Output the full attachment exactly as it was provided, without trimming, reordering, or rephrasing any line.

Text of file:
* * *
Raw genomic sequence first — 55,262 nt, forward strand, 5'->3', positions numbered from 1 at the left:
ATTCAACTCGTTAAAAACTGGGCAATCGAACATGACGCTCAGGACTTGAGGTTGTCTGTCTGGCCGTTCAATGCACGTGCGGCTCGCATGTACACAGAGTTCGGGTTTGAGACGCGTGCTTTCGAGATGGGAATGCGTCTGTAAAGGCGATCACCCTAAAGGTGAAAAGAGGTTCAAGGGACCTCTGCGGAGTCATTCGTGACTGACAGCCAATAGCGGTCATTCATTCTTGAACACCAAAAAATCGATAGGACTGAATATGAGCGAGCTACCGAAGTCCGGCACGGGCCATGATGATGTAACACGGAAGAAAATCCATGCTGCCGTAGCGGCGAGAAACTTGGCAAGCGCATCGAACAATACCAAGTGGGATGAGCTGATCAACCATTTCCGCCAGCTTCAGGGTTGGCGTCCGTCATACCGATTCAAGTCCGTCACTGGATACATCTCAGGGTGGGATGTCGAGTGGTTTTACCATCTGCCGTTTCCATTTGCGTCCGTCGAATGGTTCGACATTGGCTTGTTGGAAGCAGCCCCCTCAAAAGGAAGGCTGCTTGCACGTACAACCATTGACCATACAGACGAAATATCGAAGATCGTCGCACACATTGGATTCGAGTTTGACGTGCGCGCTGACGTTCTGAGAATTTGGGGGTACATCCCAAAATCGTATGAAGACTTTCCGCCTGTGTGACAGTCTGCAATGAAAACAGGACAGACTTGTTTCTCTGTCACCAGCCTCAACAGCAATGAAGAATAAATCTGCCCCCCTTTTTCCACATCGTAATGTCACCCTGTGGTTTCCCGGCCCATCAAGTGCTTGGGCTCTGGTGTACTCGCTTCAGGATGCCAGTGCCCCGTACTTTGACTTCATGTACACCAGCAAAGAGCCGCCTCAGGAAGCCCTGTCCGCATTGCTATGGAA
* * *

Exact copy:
Raw genomic sequence first — 55,262 nt, forward strand, 5'->3', positions numbered from 1 at the left:
ATTCAACTCGTTAAAAACTGGGCAATCGAACATGACGCTCAGGACTTGAGGTTGTCTGTCTGGCCGTTCAATGCACGTGCGGCTCGCATGTACACAGAGTTCGGGTTTGAGACGCGTGCTTTCGAGATGGGAATGCGTCTGTAAAGGCGATCACCCTAAAGGTGAAAAGAGGTTCAAGGGACCTCTGCGGAGTCATTCGTGACTGACAGCCAATAGCGGTCATTCATTCTTGAACACCAAAAAATCGATAGGACTGAATATGAGCGAGCTACCGAAGTCCGGCACGGGCCATGATGATGTAACACGGAAGAAAATCCATGCTGCCGTAGCGGCGAGAAACTTGGCAAGCGCATCGAACAATACCAAGTGGGATGAGCTGATCAACCATTTCCGCCAGCTTCAGGGTTGGCGTCCGTCATACCGATTCAAGTCCGTCACTGGATACATCTCAGGGTGGGATGTCGAGTGGTTTTACCATCTGCCGTTTCCATTTGCGTCCGTCGAATGGTTCGACATTGGCTTGTTGGAAGCAGCCCCCTCAAAAGGAAGGCTGCTTGCACGTACAACCATTGACCATACAGACGAAATATCGAAGATCGTCGCACACATTGGATTCGAGTTTGACGTGCGCGCTGACGTTCTGAGAATTTGGGGGTACATCCCAAAATCGTATGAAGACTTTCCGCCTGTGTGACAGTCTGCAATGAAAACAGGACAGACTTGTTTCTCTGTCACCAGCCTCAACAGCAATGAAGAATAAATCTGCCCCCCTTTTTCCACATCGTAATGTCACCCTGTGGTTTCCCGGCCCATCAAGTGCTTGGGCTCTGGTGTACTCGCTTCAGGATGCCAGTGCCCCGTACTTTGACTTCATGTACACCAGCAAAGAGCCGCCTCAGGAAGCCCTGTCCGCATTGCTATGGAA